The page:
Wayne’s Worlds: Condition Critical?

I recently attended the Savannah Comic Con in Georgia with friends. I understand this was their second year, and it went pretty well, with media and comic guests aplenty.

One of the topics of discussion there that I participated in focused on the condition of one’s comics and other related items. Everyone agreed on one thing: the condition of your stuff is critical!


I could get into the entire comics grading system, but I won’t since many other websites do that quite a bit. You can Google that subject if you want to know more about that subject.

Even if you are more reader than collector, your family members (including your kids) may not hold the same interests you do. The day may come when reality comes crashing in, and your family may need money for important things like your healthcare or things they want or need.

That’s when the condition of your collection will matter to them more than ever, even more than what you want!

Granted, we all like to have genre stuff in the best condition possible. We want them to last and be treasured as long as they can be. I’m not really that much of a collector, but I still try to keep my comics in decent shape, if not better. I like what I like, and I want to like it like that for years!

I’m not super-picky when it comes to most of the books I buy, though. Nearly all of them will be read, and I do try to treat them well, but the fact remains that reading is the most important thing they provide.

Also, the vast majority of the books I get will not turn into the most collectible of comics. Every once in a while, one shoots up in value, though. It just depends on the issue.


Maybe it’s just that I don’t have family members who worry about the condition of my collection, but it doesn’t matter all that much to me.

I have friends, however, who have relatives or children who eye their collections with the thought that “someday that will be mine.” Some don’t even have the kindness to keep quiet about it, either, especially if they think it will be worth plenty soon!

My advice to those folks is to let your family member enjoy what he or she loves in peace as long as they can do that. The time to sort out who will get what will come sooner than you expect.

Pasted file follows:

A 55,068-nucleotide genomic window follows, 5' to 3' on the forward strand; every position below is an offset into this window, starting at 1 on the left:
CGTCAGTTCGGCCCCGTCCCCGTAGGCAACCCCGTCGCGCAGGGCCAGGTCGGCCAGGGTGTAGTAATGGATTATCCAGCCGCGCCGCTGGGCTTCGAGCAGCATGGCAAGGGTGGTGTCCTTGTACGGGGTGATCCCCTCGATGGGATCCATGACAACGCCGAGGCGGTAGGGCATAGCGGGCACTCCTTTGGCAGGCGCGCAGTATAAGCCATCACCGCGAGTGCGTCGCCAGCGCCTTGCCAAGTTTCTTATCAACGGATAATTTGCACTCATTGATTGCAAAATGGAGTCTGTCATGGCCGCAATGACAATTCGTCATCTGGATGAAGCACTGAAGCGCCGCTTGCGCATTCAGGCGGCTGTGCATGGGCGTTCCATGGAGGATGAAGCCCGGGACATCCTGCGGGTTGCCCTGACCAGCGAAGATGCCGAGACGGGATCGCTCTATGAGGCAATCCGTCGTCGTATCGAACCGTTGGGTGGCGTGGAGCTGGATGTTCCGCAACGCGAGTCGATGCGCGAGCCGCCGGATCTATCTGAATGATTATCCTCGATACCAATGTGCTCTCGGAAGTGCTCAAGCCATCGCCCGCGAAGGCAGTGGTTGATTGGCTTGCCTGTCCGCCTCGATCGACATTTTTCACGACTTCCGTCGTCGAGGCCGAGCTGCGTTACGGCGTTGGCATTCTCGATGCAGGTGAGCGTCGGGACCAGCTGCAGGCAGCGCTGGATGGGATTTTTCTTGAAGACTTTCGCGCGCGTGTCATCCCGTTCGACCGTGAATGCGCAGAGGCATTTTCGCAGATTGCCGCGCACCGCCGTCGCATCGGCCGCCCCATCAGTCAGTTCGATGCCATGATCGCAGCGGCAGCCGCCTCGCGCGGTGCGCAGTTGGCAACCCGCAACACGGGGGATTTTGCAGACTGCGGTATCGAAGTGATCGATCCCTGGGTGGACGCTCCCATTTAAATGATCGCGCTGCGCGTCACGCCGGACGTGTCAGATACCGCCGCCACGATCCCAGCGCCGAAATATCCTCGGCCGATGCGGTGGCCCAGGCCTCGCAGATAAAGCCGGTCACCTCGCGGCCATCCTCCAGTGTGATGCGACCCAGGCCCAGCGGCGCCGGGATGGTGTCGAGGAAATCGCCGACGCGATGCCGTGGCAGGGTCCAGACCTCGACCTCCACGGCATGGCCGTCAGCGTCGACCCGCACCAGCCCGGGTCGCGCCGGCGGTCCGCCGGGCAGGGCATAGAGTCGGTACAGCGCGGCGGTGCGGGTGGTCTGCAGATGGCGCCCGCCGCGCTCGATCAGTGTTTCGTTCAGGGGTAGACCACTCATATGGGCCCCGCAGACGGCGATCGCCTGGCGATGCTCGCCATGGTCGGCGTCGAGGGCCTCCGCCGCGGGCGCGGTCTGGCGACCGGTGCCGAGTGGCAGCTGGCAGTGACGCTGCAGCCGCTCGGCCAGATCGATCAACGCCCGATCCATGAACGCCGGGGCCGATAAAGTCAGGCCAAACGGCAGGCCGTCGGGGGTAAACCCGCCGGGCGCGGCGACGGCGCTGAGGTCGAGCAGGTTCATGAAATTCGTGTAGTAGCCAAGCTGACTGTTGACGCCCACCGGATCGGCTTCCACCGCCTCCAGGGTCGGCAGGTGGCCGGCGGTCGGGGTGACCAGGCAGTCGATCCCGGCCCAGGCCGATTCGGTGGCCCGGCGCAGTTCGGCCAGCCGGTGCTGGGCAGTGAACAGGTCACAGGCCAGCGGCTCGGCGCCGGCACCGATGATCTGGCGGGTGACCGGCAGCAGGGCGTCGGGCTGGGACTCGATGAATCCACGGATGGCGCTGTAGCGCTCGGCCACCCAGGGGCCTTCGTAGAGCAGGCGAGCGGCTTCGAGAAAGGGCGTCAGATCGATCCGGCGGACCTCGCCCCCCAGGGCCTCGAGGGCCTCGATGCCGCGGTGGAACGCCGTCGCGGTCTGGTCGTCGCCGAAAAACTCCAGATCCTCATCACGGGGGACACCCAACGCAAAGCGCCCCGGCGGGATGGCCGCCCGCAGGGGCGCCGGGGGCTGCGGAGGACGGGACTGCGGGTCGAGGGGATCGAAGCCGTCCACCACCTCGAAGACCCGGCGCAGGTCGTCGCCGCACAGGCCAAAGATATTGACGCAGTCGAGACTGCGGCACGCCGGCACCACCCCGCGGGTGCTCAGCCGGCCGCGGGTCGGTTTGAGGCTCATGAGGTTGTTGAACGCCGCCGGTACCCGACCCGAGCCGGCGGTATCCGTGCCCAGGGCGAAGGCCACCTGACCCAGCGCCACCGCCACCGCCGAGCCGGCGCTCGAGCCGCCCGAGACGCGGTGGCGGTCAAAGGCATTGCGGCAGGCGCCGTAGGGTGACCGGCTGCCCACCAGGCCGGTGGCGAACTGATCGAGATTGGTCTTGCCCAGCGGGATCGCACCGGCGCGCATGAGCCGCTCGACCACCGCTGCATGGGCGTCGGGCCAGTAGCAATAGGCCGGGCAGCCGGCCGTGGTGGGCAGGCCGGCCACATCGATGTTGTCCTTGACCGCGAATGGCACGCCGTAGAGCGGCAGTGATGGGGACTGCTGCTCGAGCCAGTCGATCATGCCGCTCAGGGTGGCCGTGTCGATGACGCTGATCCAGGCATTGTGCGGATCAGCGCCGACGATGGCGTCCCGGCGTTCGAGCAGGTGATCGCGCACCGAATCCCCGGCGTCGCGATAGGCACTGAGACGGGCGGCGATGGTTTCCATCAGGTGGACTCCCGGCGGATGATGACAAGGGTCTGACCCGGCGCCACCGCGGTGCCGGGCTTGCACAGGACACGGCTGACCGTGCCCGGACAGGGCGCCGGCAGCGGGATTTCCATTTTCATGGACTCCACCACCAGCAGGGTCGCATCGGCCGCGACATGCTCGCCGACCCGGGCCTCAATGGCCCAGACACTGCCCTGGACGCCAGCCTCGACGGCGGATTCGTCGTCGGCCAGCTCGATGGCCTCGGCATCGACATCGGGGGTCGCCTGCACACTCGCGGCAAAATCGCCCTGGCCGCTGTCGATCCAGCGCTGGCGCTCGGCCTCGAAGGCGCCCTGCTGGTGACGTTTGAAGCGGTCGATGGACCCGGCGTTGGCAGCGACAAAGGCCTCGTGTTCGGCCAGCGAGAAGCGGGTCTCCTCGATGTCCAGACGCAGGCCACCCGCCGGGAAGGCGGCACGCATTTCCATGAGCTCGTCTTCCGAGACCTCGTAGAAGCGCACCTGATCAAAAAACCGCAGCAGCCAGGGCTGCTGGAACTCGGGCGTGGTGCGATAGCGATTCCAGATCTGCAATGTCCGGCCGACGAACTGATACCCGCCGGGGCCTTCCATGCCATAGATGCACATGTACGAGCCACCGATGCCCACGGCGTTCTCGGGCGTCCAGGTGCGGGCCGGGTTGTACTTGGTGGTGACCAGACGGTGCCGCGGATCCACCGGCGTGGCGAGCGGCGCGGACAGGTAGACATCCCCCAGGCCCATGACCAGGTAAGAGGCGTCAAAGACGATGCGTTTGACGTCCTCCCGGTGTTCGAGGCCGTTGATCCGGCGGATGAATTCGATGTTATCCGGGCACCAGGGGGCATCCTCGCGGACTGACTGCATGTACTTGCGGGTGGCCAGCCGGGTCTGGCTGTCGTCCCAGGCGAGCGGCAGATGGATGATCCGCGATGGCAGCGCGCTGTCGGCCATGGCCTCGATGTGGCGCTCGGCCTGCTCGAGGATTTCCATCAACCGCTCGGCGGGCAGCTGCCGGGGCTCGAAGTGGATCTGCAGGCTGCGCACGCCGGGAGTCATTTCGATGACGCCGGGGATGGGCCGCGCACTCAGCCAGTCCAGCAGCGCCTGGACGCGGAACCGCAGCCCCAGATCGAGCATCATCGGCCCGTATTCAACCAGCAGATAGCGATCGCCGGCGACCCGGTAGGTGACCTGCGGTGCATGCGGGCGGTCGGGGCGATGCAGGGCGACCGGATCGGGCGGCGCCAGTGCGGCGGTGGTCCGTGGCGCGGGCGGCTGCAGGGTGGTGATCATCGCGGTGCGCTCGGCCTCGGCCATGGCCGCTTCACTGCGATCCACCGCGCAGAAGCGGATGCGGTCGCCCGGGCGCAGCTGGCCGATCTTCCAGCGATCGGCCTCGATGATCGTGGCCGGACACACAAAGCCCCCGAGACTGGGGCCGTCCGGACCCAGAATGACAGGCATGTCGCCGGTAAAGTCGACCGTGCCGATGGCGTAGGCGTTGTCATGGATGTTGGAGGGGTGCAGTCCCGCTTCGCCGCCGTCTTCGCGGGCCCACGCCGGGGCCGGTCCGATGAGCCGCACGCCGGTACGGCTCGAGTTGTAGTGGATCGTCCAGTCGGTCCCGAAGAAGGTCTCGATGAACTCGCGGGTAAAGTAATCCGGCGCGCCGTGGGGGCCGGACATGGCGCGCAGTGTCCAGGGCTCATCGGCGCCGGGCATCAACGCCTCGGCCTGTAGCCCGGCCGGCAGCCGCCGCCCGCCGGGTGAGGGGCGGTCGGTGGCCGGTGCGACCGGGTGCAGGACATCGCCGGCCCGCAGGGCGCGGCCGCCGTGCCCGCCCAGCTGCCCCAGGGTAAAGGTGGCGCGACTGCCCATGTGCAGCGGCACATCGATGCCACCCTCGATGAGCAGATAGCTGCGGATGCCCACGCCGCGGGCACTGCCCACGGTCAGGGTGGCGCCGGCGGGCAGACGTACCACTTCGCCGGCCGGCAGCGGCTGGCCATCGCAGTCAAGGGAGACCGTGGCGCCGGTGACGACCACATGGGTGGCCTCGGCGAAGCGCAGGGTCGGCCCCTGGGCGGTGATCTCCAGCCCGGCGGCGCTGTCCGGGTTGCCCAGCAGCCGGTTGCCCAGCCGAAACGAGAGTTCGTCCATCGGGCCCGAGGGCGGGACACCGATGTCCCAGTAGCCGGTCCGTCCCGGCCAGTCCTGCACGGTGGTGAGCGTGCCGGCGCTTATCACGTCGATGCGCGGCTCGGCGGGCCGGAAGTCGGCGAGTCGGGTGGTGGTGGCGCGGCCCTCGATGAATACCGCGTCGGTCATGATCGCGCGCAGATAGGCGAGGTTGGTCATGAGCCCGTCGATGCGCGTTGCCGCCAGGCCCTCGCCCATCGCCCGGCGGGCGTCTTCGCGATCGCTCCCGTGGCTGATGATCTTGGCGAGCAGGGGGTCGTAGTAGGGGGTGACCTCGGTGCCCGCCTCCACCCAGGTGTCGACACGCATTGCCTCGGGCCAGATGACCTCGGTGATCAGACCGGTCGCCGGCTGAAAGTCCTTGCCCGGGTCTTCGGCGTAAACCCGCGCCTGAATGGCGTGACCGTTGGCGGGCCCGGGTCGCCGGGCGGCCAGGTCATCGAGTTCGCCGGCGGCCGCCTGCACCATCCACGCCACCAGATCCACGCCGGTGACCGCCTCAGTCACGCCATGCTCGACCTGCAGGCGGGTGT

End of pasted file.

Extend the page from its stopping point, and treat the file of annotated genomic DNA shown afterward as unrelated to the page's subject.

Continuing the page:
One thing collectors and readers alike enjoy is to share that with someone else.

I remember the story I’ve have heard from Geoff Johns was that a relative of his had a comic collection that he would let the future comics creator read when possible. Am I glad he got to do that! It sparked his imagination so he could tell some of my favorite stories ever!

And who knows? Maybe you will find an interest that will make you happy in their collection.


I know some collectors who bristle when I say this, but it is the good reading that often makes comics worth more. If the story and/or art suck, it’s very rare that it’s value increases. Demand is what makes the price rise. I’d venture a guess that maybe 95 percent or more of collectible comics were at one point considered a great read. Even Golden Age comics were thought to be fun storytelling in their day.

Now, I don’t want to even begin to appear that I think collectors aren’t important. They are because they help keep the industry going. But the books have to be valued by fans of some stripes in order to be worth it to others.

This debate about “readers versus collectors” has been a long-running one. And I don’t think that’s a bad thing because both are important to the comics industry.

But again, condition is an important consideration when it comes to how much value is assigned to comics and things comics-related.

However, as I’m writing this, I’m wracking my brain as I attempt to think of a comic that’s worth a lot that wasn’t considered a great or good read. I just can’t think of any!

Granted, maybe you don’t care for Golden, Silver or Bronze Age comics. But others do and probably always will. Until the day that this industry we love crashes and burns completely, I think there will be a good number of people who will.

I’ll probably always be more reader than collector. But I think we can all help the industry grow and prosper.


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